FNE Estonia Focus: Animation

By Martin Aadamsoo

    Estonian animation which recently celebrated its 50th birthday has been the flagbearer of Estonian cinema for most of that period with its seemingly endless list of festival awards and a reputation for its subversive quality. The two stalwart studios - Nukufilm and Joonisfilm - have churned out the bulk of the country's puppet and drawn animation, respectively, and are still very much in business today.

    The first animation studio, Nukufilm, founded in 1957, was one of the first stop- motion animation studios in Europe and one of the oldest still around. Part of a state-run Tallinnfilm studio during the Sovite period, it became independent in the 90's and today produces some 4-6 short animation films for both children and, notably, grown-ups annually.

    Joonisfilm focuses on drawing animation and lists Priit Pärn on its roaster of household directors. The studio has turned to producing more commercial fare in recent years with the spawning of the Lotte character and brand. The second full- length children's animation feature based on the girl-dog, Lotte and the Moonstone Secret, is budgeted at Estonia's record 2.9 M EUR and is to be released in Autumn 2011. It is the second full-length animation feature produced in Estonia, following the first instalment of the internationally successful Lotte from Gadgetville.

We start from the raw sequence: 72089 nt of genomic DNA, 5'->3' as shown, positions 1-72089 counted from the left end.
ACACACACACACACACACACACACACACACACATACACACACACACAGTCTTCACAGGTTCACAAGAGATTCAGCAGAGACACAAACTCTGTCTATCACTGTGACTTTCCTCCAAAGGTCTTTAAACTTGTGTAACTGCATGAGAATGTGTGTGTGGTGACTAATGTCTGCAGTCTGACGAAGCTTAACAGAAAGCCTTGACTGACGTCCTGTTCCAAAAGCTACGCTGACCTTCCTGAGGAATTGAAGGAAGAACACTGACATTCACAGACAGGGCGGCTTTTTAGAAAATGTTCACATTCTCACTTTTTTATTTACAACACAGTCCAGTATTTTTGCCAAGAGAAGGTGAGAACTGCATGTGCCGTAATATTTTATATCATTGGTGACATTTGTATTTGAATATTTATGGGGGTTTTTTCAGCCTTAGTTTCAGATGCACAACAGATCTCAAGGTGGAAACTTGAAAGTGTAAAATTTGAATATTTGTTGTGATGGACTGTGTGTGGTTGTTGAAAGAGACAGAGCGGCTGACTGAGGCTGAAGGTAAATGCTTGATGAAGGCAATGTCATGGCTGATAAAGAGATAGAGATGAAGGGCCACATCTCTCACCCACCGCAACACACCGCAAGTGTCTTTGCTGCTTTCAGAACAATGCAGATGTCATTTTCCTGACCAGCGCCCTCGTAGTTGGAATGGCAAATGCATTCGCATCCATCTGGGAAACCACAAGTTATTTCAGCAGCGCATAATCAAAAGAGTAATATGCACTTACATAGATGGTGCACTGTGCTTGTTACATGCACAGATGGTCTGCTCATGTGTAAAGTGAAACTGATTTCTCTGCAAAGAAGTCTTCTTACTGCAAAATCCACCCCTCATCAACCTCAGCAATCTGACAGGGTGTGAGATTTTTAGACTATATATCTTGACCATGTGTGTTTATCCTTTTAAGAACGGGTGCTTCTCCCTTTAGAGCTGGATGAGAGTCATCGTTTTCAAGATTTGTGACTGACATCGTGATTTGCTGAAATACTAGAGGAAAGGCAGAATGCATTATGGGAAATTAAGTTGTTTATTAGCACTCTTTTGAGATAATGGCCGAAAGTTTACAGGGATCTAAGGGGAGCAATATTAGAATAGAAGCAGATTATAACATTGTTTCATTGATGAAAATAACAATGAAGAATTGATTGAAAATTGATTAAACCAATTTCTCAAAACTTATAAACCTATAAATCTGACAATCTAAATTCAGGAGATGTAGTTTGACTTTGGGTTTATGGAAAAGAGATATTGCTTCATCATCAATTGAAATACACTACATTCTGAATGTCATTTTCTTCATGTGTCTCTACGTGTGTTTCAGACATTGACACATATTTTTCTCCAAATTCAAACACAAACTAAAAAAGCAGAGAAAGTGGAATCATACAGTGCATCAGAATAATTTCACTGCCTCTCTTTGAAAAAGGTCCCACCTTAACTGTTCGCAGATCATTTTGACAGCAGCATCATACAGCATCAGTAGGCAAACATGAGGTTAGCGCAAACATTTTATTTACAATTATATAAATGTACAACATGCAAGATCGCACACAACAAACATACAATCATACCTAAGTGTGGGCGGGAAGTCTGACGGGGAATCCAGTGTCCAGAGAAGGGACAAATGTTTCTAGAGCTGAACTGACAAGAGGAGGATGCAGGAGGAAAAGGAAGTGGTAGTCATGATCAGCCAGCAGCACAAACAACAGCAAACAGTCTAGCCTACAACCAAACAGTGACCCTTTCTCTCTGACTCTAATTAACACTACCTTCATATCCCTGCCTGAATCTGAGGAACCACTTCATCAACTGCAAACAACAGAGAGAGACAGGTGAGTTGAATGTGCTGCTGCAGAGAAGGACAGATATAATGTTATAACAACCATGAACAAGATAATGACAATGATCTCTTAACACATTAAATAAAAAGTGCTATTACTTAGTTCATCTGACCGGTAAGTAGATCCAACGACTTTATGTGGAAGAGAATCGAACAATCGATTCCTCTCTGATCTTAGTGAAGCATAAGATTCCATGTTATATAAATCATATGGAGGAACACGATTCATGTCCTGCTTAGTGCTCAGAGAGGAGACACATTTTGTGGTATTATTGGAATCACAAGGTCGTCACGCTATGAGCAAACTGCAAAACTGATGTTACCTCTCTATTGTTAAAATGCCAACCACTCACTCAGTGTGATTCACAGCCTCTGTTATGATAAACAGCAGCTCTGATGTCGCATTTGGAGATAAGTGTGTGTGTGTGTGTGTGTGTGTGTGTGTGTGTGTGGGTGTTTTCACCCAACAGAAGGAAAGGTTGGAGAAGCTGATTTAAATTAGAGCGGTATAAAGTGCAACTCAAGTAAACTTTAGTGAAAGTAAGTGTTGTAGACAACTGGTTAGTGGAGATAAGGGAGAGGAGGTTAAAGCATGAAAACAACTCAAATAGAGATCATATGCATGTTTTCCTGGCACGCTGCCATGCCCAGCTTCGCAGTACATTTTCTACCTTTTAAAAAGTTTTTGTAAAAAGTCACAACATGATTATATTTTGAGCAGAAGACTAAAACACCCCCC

A subsidiary of the Danish parent company of the same name, A-Film Estonia has been involved in a number of internationally successful commercial projects, notably Asterix and the Vikings, Niko and the Way to the Stars, El Cid, etc.

    Hand-drawn animation is currently taught by Priit Pärn in the international programme of the Estonian Academy of Art, and stop-motion animation in the adjacent programme of the same school.